The Twisted Threads of Polly Freeman by Pippa Goodhart
A moving tale of hard times in the 1830s. Polly and her Great Aunt Jem scratch a living by their sewing and mending but when their landlady throws them out on the street they end up in a workhouse in St Pancras.
Visions of Oliver Twist ensue with grey, sloppy gruel and hard, unpaid work until Polly befriends Min and together they are sold as apprentices to a Manchester cotton mill.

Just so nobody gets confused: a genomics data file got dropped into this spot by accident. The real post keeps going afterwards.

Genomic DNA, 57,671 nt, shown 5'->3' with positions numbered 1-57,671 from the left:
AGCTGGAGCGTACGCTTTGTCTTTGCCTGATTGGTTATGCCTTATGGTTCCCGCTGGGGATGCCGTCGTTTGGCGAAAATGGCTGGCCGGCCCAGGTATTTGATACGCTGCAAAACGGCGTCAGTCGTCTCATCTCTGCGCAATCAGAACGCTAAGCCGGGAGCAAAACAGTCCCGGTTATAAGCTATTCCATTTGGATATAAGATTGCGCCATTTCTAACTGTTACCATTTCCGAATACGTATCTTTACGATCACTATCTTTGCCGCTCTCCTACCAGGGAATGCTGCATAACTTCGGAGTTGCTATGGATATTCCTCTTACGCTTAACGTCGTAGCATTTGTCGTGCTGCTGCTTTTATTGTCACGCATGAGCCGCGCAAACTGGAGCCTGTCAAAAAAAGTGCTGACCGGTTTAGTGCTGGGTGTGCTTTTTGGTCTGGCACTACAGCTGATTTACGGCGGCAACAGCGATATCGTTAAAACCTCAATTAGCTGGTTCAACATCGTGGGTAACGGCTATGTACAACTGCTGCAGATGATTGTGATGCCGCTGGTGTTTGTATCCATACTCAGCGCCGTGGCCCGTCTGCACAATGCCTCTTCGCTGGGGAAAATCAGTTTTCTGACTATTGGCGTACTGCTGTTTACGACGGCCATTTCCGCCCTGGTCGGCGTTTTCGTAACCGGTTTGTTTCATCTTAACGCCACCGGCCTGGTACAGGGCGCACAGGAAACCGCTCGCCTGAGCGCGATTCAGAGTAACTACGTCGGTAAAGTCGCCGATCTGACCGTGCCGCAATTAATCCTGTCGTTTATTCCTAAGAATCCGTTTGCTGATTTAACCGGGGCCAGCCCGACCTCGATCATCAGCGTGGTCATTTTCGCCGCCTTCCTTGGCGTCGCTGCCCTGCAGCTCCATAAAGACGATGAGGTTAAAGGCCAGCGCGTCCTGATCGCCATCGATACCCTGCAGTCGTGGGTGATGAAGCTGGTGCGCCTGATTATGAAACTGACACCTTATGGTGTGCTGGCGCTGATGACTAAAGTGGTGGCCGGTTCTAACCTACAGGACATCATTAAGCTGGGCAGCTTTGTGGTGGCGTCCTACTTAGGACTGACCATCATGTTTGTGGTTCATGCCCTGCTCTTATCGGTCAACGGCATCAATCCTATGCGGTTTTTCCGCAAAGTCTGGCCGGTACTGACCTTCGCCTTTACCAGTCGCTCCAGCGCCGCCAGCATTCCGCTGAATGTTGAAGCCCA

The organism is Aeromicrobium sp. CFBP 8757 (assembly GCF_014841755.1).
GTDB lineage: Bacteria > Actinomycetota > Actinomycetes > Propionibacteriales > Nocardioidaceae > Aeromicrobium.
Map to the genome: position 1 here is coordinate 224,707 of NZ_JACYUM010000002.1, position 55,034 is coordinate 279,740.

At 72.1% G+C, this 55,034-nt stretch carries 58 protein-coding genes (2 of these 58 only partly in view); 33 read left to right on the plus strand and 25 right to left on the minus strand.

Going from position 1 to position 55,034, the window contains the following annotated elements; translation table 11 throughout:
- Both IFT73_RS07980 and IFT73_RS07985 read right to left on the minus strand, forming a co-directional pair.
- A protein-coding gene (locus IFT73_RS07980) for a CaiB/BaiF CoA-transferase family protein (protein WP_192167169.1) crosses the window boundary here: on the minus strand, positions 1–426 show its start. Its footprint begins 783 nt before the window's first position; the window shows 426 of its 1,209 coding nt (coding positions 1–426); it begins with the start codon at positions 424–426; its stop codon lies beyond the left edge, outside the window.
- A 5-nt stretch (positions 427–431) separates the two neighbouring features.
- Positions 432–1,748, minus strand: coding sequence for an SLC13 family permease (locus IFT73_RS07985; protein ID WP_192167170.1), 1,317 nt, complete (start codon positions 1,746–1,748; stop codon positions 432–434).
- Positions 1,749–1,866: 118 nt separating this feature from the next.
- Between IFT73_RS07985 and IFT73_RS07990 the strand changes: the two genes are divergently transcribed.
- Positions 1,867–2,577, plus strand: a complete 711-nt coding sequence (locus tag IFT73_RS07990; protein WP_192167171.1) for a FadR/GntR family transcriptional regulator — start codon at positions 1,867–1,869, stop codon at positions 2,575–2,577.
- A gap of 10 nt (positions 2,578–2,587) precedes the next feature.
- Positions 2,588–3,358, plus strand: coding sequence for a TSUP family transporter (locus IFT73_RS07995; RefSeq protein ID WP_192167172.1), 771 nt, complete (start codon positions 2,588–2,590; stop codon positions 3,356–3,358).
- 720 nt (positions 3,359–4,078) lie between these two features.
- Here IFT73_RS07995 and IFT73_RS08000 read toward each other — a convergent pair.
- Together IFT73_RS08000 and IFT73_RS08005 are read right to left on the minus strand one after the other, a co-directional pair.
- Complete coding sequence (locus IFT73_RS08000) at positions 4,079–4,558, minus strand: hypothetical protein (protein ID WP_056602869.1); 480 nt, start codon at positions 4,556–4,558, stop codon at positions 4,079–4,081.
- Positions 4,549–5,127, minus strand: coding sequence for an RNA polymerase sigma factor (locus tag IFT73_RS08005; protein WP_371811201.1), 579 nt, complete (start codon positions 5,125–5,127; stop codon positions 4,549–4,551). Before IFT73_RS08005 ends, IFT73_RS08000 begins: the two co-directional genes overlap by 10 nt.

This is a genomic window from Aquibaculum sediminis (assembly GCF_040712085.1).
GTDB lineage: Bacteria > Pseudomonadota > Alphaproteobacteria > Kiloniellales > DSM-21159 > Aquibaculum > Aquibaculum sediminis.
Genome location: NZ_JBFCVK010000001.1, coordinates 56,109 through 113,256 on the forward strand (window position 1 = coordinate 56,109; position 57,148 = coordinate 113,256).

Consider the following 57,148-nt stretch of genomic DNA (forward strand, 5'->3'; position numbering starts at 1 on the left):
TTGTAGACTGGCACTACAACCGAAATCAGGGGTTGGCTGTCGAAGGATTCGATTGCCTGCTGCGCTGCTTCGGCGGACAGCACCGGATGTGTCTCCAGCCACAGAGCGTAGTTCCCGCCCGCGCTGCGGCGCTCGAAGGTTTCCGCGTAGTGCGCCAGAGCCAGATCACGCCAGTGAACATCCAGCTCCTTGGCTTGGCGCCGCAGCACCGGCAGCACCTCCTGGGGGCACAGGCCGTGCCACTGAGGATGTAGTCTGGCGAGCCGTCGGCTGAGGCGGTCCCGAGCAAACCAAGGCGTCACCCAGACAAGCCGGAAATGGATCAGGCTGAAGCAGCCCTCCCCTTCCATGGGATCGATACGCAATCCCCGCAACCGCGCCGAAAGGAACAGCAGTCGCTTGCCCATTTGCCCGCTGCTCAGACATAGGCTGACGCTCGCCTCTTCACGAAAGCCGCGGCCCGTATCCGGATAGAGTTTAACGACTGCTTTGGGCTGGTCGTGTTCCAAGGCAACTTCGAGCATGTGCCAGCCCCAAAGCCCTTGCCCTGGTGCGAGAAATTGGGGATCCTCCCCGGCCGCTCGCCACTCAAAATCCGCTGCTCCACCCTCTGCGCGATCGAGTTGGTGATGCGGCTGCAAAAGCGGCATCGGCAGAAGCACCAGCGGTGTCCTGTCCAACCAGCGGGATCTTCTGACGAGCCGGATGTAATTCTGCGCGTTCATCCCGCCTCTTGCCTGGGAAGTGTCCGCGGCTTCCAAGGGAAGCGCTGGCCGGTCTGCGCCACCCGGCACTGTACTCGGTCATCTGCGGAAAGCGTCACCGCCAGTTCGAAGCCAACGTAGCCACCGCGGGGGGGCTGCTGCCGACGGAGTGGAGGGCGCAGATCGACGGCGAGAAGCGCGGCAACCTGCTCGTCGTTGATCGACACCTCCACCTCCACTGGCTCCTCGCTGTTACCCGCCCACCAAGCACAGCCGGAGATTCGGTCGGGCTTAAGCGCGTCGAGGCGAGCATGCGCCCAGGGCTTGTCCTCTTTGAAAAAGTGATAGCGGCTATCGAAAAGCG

The story paints a vivid picture of the heat, noise and unrelenting grind of children’s labour in Victorian mills but Polly has a fiery spirit so keeps a sense of optimism and is determined to be reunited with her Great Aunt.
In her quest she hears tales of the Scottish Mother and African Father whom she never knew. She finds resonance with her own lot as an unpaid apprentice, no different from a slave, and her Father’s enslavement in Jamaica.
This book is highly recommended and gives an absorbing insight into poor children’s lives in that era. It would enhance any historical curriculum topic on Victorian England by giving a child’s perspective of those hard times.